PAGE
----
Rolling Stone founder Jann Wenner under fire for comments on female, Black rockers
Jann Wenner, the founder of Rolling Stone magazine, is facing criticism for saying that Black and female musicians were not "articulate" enough to be included in his new book, which features seven interviews with white, male rock 'n' roll icons.
The uproar over Wenner's comments prompted an apology from the storied music journalist, and he was also booted from the board of directors of the Rock & Roll Hall of Fame Foundation.
"In my interview with The New York Times I made comments that diminished the contributions, genius and impact of Black and women artists and I apologize wholeheartedly for those remarks," Wenner said late Saturday in a statement through his publisher, Little, Brown and Company.
Wenner said the interviews in the book "were not meant to represent the whole of music and it's diverse and important originators" but rather to "reflect the high points" of his career.
"I totally understand the inflammatory nature of badly chosen words and deeply apologize and accept the consequences," he added.
The tumult began on Friday when the Times published its interview with Wenner, who was promoting his upcoming book, The Masters.
The 368-page volume has interviews with musicians such as Bob Dylan, John Lennon, Bruce Springsteen and others. Notably, all seven interview subjects are white men.
Journalist David Marchese asked Wenner why no similarly famous female or Black rockers — such as Janis Joplin or Stevie Wonder — made the cut.
Wenner said the men he interviewed were "kind of philosophers of rock" and that no female musicians were "as articulate enough on this intellectual level" as the men.
"It's not that they're inarticulate, although, go have a deep conversation with Grace Slick or Janis Joplin. Please, be my guest," Wenner said. "You know, Joni [Mitchell] was not a philosopher of rock 'n' roll. She didn't, in my mind, meet that test. Not by her work, not by other interviews she did."
Wenner similarly dismissed Black artists, saying he got a sense of how they would speak by listening to their music and reading interviews with them.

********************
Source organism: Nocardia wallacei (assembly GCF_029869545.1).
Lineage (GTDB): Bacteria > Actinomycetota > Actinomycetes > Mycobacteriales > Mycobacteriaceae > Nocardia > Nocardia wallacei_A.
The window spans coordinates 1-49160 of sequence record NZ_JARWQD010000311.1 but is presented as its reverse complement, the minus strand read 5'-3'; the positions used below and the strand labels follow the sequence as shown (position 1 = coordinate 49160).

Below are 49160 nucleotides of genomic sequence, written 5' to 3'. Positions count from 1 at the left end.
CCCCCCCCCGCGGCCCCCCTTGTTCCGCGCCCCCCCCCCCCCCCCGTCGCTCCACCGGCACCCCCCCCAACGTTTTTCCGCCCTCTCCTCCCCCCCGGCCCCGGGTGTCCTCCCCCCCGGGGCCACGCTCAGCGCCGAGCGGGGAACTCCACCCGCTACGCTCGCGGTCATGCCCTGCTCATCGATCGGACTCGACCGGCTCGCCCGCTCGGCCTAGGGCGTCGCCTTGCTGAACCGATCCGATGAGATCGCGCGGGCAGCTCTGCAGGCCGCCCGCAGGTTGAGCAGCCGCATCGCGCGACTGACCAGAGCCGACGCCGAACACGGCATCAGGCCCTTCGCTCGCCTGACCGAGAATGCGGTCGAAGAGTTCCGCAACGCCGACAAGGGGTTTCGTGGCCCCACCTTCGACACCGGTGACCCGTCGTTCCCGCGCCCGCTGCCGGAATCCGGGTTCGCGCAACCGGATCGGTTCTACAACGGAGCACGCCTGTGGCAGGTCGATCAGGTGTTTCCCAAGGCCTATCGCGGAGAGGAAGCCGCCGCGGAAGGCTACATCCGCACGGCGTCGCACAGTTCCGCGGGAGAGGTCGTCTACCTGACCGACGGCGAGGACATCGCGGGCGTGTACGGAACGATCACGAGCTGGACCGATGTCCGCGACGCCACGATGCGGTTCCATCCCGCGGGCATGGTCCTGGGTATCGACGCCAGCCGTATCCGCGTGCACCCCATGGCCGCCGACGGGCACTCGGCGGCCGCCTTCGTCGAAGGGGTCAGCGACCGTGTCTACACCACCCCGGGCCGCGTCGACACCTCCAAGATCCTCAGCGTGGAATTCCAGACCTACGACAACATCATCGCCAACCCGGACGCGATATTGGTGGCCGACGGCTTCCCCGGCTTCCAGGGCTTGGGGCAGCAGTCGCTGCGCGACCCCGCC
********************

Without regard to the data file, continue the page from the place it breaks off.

"Of Black artists — you know, Stevie Wonder, genius, right? I suppose when you use a word as broad as 'masters,' the fault is using that word. Maybe Marvin Gaye, or Curtis Mayfield? I mean, they just didn't articulate at that level," he said.
Wenner defended the selection of interviewees as "intuitive" and musicians that he was "interested in," and suggested he should have included female and Black artists to appease critics.
"You know, just for public relations sake, maybe I should have gone and found one Black and one woman artist to include here that didn't measure up to that same historical standard, just to avert this kind of criticism. Which, I get it. I had a chance to do that," he said. "Maybe I'm old-fashioned and I don't give a [expletive] or whatever. I wish in retrospect I could have interviewed Marvin Gaye. Maybe he'd have been the guy. Maybe Otis Redding, had he lived, would have been the guy."
In a brief statement Sunday, a spokesperson for the Rock & Roll Hall of Fame said Wenner had been removed from the board of directors of the Rock & Roll Hall of Fame Foundation.
Founded in 1967, Rolling Stone rocketed to prominence with its visually striking covers, investigative journalism and lengthy interviews with top musicians.
Wenner Media, Rolling Stone's former parent company, sold a controlling stake in the magazine to Penske Media in 2017.
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